Community democracy: for the people by the people.
But how do we get there? - let me share my 5 ways to help you transform your thinking and get you on the path to a center of excellence.
1. Lean into Existing Trends
Close to half of people would rather spend 30 minutes cleaning toilets than wait on hold with customer service.
People hate ticketing systems. A ticketing system introduces a layer between the customer and the company and impedes direct communication.
People start with search: TSIA recently conducted research which emulates our own research: 90% of people begin their support journey using a search engine.
Richard Millington of Feverbee has shown that a community’s best indicator of success is organic traffic coming from Google or other search engines.
North of 80% of your customers want to solve things themselves and expect these self-service tools to be provided by a brand.
Creating these spaces is what people want. Almost 90% said they appreciated it. We have seen this positive impact on our customers using community: NPS and CStat scores have both improved.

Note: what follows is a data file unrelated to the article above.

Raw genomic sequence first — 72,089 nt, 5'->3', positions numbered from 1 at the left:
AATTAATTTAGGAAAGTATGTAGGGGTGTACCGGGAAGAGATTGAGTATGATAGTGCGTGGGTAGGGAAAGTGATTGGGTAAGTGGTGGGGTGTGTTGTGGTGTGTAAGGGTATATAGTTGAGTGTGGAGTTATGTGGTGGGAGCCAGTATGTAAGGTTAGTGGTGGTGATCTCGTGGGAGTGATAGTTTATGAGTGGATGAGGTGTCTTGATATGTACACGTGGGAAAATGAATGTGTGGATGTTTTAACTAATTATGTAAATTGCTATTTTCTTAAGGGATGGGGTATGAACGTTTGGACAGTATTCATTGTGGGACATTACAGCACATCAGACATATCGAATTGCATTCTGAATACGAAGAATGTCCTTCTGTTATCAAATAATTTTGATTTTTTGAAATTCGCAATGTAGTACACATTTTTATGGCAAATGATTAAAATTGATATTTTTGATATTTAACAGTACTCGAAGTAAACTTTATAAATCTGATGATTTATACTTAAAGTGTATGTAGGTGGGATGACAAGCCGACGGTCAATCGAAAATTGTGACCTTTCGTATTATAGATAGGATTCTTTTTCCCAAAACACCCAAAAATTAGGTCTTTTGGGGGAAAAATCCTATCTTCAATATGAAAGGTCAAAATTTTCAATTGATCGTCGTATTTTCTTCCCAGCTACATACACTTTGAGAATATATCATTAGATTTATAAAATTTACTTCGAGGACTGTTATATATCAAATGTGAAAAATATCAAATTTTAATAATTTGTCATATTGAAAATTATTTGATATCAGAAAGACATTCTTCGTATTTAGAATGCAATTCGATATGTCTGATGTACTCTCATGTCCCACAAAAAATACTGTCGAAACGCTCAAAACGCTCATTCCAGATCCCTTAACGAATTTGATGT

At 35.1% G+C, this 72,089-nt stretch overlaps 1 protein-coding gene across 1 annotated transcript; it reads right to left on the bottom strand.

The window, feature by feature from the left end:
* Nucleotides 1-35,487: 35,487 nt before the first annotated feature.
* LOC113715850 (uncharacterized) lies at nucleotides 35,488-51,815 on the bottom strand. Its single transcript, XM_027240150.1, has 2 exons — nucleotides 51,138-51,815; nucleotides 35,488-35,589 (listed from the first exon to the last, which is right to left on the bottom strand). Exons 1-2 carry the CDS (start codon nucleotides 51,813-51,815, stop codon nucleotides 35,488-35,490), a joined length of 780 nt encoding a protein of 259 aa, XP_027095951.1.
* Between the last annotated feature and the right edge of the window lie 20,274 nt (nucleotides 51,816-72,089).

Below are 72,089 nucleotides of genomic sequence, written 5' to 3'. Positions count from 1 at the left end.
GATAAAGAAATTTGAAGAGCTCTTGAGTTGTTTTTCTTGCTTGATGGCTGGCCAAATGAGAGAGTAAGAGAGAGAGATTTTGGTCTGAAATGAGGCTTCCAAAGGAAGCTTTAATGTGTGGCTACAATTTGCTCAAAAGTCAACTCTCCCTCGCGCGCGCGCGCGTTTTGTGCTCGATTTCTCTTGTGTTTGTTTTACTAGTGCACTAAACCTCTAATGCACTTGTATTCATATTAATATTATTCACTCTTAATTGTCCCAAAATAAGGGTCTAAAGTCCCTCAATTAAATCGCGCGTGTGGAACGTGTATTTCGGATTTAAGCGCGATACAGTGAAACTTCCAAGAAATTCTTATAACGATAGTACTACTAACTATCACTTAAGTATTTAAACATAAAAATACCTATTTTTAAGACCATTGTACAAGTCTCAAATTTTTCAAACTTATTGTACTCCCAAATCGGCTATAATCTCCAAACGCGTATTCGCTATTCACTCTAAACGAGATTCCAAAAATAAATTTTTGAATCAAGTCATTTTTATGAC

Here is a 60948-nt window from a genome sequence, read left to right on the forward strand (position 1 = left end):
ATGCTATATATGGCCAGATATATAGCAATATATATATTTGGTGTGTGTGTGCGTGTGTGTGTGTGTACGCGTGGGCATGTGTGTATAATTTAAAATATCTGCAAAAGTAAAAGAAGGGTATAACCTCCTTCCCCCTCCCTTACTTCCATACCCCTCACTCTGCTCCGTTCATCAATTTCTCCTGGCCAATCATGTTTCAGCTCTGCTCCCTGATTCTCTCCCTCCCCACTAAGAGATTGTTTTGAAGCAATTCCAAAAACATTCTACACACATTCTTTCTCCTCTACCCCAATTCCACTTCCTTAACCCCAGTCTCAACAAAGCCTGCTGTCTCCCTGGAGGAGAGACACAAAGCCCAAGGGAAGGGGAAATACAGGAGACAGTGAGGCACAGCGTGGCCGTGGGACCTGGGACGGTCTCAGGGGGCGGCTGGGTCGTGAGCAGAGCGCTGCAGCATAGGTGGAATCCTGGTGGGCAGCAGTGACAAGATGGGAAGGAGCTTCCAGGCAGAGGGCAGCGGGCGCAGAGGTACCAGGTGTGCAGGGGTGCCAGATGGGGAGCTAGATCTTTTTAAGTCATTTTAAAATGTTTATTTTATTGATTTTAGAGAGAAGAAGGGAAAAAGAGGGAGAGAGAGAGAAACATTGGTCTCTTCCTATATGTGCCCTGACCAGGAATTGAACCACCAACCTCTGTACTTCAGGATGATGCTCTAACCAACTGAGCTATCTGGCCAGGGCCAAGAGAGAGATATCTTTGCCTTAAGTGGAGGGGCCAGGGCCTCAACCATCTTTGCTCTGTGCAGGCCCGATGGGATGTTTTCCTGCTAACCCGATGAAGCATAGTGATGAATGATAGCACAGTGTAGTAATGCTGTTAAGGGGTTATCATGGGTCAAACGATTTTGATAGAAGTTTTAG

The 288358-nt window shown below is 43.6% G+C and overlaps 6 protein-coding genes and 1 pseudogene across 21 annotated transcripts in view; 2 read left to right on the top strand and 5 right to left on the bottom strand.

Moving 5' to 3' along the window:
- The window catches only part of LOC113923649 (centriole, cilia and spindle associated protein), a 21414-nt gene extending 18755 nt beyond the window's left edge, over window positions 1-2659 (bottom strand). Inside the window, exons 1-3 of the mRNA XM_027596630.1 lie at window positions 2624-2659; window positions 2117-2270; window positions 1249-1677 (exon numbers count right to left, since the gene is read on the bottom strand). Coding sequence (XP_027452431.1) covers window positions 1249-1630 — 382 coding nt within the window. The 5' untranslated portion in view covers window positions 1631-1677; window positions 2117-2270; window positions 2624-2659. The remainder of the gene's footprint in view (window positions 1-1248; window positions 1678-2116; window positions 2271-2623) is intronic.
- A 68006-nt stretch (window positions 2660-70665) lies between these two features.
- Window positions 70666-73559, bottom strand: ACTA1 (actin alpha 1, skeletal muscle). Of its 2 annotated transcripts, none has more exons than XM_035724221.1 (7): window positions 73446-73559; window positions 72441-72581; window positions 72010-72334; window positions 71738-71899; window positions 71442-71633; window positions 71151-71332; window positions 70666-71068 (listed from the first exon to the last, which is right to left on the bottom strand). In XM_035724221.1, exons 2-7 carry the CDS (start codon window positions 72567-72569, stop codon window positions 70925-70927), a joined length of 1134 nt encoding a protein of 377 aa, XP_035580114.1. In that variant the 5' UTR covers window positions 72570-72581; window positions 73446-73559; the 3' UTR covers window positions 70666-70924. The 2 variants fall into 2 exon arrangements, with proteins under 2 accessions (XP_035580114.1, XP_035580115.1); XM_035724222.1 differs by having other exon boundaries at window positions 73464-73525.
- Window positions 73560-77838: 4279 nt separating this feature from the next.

Organizations need to review customer experiences and how CX can be impacted by community access.
Despite knowing this, so many communities stay gated. But, why are they hiding?!
Companies need to be upfront and transparent but a lot of companies simply don’t want to share what’s going on for fear of the competitor finding out! There are so many great impacts companies have seen through use of community - I can share these anonymously with you:
So we know community has impact across the organization but many communities are stuck in the “support” community phase and can’t seem to see why they should broaden their horizons.
2. Success First Mentality
Let’s stop talking about support this, support that, and start talking about success communities. We should be working on integrating and aligning our community strategy into our company’s success strategy.
We need to change the language within our companies to see how the support community can become even better as a success community.
It’s time to focus on outcomes that make customers happy & successful. How do we measure and prove this?
Customer Effort Score (CES)
Time to resolution
Sense of belonging
Sense of value
Likelihood to recommend & renew
3. Be a Silo Breaker
CMGRs should act as a silo breaker; ensuring the right content for the right person is available when needed. What happens when you break silos?
Clear communication with key teams that will be impacted by the community